The main takeaway here is that if you’re running for an office, you have to find some way to gain sufficient stature. Debates are a great way to do that, but Alabama Republicans are well-known for ducking debates, because they don’t want to lose or give a Democrat any profile.

Messaging matters, not so much the message.

Tuberville has no real agenda, just like Donald John Trump. The message doesn’t matter. Most voters aren’t listening anyway.

Up in Maine, Senator Collins ran an add against Sarah Gideon with the basic message that Gideon had all these priorities. It got a broadened run as Democrats made fun of it for highlighting Gideon’s positively-polling positions. I think the message had nothing to do with a tangle of number-one-priorities, but it was all about saying: “Sarah Gideon wants to make all these fucking changes, Maine. Are you ready for all these fucking changes?” In other words, the gut-level of the ad wasn’t anything about any of the issues. It was a how-dare-she for having ideas, for having a platform.

There’s a squint-test in graphics design. You squint your eyes so you can’t really see the content, just the contrast of white-space to text or graphics. You want to see a nice balance there. The folks doing ads for the Democrats need to do their own squint-tests with their ads. Fuck the message, make sure the sound and shape of the thing appeals to the gut of the people you’re trying to reach.

Even something as simple as Jones’ ads ending with him indoors saying he approved the ad—he should have been in some kind of outdoor shot, maybe standing in the middle of a rural highway—missed the signal. (Likely done that way to seem relatable re: COVID-19 stay-at-home, too few Alabamians care about protecting their state from a novel and potentially-deadly virus, so it didn’t really hit as maybe it should have.) Dumb shit plays with a lot of people (and not just in the south). If Jones had done one of those stunt-ads (blow up a tree stump, slap handcuffs on someone in a non-sexual context, or even cook a steak on a grill), it would have boosted him with the folks who went with Tuberville. Most liberals would have shrugged or maybe laughed without it affecting their vote.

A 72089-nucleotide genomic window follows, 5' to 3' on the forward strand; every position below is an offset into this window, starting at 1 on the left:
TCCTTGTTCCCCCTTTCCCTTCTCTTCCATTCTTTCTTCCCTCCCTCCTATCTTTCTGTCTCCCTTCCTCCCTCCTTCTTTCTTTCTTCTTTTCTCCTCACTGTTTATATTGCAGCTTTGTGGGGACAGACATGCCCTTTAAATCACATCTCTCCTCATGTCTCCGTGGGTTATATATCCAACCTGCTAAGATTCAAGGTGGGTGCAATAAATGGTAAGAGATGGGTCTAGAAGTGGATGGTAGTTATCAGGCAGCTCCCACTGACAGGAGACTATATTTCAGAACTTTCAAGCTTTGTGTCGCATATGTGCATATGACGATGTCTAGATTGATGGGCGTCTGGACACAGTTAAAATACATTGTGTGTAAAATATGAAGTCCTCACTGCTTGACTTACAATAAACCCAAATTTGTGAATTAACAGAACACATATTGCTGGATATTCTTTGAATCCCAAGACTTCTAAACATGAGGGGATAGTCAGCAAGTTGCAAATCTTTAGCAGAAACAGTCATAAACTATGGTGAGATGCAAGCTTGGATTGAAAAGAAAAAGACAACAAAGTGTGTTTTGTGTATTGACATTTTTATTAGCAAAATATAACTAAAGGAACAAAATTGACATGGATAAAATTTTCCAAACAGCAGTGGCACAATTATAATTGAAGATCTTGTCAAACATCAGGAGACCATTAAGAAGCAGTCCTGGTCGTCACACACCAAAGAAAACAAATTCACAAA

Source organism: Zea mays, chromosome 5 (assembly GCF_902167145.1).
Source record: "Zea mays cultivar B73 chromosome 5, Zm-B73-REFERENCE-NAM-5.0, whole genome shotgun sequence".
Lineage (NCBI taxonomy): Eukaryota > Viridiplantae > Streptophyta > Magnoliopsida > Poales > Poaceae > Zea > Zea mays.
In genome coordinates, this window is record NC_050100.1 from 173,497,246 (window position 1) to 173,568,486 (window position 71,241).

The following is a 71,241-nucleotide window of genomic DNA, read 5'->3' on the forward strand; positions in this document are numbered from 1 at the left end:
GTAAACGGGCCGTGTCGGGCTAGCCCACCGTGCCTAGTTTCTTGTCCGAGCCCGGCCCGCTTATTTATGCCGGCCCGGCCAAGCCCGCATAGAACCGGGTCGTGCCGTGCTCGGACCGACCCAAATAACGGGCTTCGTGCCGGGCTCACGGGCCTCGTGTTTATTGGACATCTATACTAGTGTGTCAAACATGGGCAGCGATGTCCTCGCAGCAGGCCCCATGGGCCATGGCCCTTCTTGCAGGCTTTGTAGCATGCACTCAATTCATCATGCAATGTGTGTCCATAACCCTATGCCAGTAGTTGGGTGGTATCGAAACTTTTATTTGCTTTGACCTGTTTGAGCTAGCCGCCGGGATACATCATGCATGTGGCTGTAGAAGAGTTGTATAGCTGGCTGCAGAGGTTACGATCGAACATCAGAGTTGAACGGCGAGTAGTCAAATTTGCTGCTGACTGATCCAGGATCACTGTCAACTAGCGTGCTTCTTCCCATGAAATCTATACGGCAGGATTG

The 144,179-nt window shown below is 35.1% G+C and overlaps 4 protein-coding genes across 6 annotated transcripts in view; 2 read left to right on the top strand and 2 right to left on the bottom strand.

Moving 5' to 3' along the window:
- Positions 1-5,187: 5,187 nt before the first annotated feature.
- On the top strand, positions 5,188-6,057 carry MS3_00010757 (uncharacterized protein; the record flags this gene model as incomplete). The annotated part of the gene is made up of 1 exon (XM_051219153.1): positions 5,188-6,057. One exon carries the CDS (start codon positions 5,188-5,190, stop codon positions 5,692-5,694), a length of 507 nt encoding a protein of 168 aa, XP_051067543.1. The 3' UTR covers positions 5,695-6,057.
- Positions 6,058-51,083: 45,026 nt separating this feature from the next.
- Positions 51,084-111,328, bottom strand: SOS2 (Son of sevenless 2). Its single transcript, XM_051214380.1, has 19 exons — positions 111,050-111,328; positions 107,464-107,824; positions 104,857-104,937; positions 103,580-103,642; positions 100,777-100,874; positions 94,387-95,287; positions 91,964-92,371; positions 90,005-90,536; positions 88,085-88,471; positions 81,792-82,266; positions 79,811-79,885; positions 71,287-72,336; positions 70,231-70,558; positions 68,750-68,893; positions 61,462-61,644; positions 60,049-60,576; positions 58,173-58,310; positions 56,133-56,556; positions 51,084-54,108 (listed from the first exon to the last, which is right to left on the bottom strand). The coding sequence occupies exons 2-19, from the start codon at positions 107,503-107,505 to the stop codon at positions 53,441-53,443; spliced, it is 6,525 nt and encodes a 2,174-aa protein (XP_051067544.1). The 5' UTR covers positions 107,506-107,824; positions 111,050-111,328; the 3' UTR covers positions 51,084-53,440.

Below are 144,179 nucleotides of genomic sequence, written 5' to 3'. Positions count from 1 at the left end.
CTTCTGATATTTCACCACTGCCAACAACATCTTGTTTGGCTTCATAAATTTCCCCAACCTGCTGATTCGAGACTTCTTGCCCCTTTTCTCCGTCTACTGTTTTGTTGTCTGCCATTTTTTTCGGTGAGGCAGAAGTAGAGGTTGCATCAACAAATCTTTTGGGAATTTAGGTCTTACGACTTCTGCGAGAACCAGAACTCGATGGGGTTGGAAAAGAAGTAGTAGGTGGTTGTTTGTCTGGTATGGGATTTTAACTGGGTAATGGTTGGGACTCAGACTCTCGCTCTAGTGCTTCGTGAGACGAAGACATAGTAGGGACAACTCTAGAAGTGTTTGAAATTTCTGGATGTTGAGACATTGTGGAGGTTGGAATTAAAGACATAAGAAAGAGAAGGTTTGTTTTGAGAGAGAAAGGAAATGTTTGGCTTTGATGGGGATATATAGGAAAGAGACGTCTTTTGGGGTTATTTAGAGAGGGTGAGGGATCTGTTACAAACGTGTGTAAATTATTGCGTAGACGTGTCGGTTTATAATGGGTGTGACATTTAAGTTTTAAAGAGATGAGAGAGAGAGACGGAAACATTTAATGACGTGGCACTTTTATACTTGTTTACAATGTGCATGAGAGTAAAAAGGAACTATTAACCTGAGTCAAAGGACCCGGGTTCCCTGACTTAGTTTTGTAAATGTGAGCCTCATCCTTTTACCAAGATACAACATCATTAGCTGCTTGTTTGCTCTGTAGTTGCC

Republicans don’t care about policy. They care about the emotion of the message. “Democrats are gonna try to stop robocalls from bugging you all the time” is an effective Republican message, because it says the Democrats will deprive you of something, even something you hate.

Liberals mostly don’t care about that hokey bullshit. As long as the policy is there and thoughtful, you’ll get their votes.

If Democrats ran a message “Republicans are blocking changing the borders of Florida to make it look like an AR-15” the voters would eat it up down there. Boom, six more Democratic senators, three new states, and a reconfigured Florida that looks like a gun, plus three states that look like the mud that rifle was dropped in. (In all probability, envy would then spark several other southern states to split up so they could shape themselves into firearms, cannons, trebuchets, whatever. And in a generation we’d have to teach kids why the map looks like a homicidal six-year-old drew it.)

Upton Sinclair was right: hit them in the gut.

The policy obviously doesn’t matter, because Tuberville doesn’t have policy. Donald John Trump hasn’t policy. For a large group of people, the policy is not even secondary to the tone and package. It just doesn’t factor in for them. They’ll buy a dump in a box marked guaranteed over a quality product.


(Wherein I was going to throw a few bones about the future, but the present is still not officially called, so skipping to the end.

I will say of the presidential race, it was either the-economy-stupid, or it was nearly the-economy-stupid. While other factors like racism and deal-with-devil-Republicans (no gun laws, anti-abortion, anti-taxes, etc.) were certainly factors, I don’t think it’s as close as it is (was) without a strong recovery. The flip-side is that most incumbents would have taken this race handily.)


Started working on a new book. Hum.